Robert A. Becker (ed.), The Economic Theory of Income Inequality, Edward Elgar, 2013, 0 85793 908 1, hbk, lvii + 636 pp, £225 Ten years ago, Edward Elgar published a two volume collection of reprinted articles, The Economics of Poverty and Inequality, edited by Frank Cowell. The publication of this new volume of reprints, a [...]
This essay begins and ends with a genuine question: Given the proven desirability and financial feasibility of a Citizen’s Income, why does a Citizen’s Income not appear to be politically feasible?
In 1797 Thomas Paine suggested that, because in principle the land belongs to everyone equally, those who occupy it should pay a ground rent to the whole community. We can generalise the profits that landowners reap from the occupation of land into the concept of ‘economic rent’: if someone uses natural resources that belongs to all of us in order to make money, then any income greater than the cost of production is ‘economic rent’. Paine would have made the point that the economic rent belongs to all of us.
It must be exceedingly frustrating for ministers and civil servants that every attempt that the Government makes to simplify the UK’s benefits system results in increasing complexity. Take the example of Universal Credit: One of its aims is to ensure that payments will be permanently accurate because based on real-time information about wages being passed seamlessly from employers to Her Majesty’s Revenue and Customs and then on to the Department for Work and Pensions, thus alleviating claimants of the need to declare changes in earnings.
Malcolm Torry, Money for Everyone: Why we need a Citizen’s Income, Policy Press, 2013, xiv + 300 pp, 1 44731 125 6, pbk, £24.99, 1 44731 124 9, hbk, £70 From the book: The structure of the book Following some notes on terminology and on graphical representation, chapter 1 sets the scene by asking the [...]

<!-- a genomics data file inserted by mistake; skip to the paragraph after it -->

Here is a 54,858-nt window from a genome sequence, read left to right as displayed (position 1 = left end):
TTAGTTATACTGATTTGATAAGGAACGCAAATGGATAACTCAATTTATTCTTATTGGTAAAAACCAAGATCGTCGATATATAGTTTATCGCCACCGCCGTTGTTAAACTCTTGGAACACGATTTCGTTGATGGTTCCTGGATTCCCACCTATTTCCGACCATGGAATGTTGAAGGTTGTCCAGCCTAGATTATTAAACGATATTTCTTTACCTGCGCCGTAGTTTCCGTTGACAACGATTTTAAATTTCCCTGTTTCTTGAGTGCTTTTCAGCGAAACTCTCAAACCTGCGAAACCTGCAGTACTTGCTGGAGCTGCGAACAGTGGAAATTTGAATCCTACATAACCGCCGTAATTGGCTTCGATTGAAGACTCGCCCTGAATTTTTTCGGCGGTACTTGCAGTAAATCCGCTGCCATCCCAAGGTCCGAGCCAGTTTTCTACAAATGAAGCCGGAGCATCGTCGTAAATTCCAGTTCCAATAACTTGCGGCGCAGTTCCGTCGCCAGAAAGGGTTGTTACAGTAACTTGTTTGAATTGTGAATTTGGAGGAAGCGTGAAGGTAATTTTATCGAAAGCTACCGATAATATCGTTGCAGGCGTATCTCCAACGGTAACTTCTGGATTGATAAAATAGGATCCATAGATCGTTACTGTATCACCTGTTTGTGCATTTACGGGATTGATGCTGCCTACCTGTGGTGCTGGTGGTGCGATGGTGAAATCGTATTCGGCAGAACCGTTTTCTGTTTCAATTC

Danny Dorling, The No-Nonsense Guide to Equality, New Internationalist, 2012, 176 pp, pbk, 1 78026 071 6, £7.99 Dorling’s egalitarian tract is, as Richard Wilkinson suggests in his foreword, ‘multi-faceted and rich in insights’ (p.7). Throughout the book, countries in which inequality is greatest are compared with those exhibiting greater equality ( – Dorling is, [...]
Alberto Minujin and Shailen Nandy (eds), Global Child Poverty and Well-Being: Measurement, concepts, policy and action, Policy Press, 2012, xxxii + 591 pp, pbk, 1 847 42481 5, £28.99, hbk, 1 847 42482 2, £70 In 2006, the United Nations General Assembly adopted the first internationally agreed definition of child poverty: Children living in poverty [...]
Gaby Ramia, Kevin Farnsworth and Zöe Irving (eds), Social Policy Review 25: Analysis and debate in social policy, 2013, Policy Press, 2013, xii + 324 pp, hbk, 1 44731 274 1, £70 As Gaby Ramia’s introduction to this twenty-fifth annual collection suggests, the choice of papers is evidence of an increasing internationalisation of the Social [...]
Kevin Farnsworth, Social Versus Corporate Welfare: Competing Needs and Interests within the Welfare State, Palgrave Macmillan, 2012, xii + 222 pp, hbk, 0 230 27453 2, £55 In this book, ‘corporate welfare’ means ‘governments serving the needs of business’ (through subsidies, contracts, tax allowances, etc.) and ‘social welfare’ means ‘governments serving the needs of citizens’ [...]
Clive Lord, Miriam Kennet and Judith Felton (eds), Citizen’s Income and Green Economics, The Green Economics Institute, 2012, 339 pp, pbk, 1 907543 07 4, £20 This somewhat passionate book sets off from a classic example of the tragedy of the commons: the story of Easter Island, where for six hundred years the felling of [...]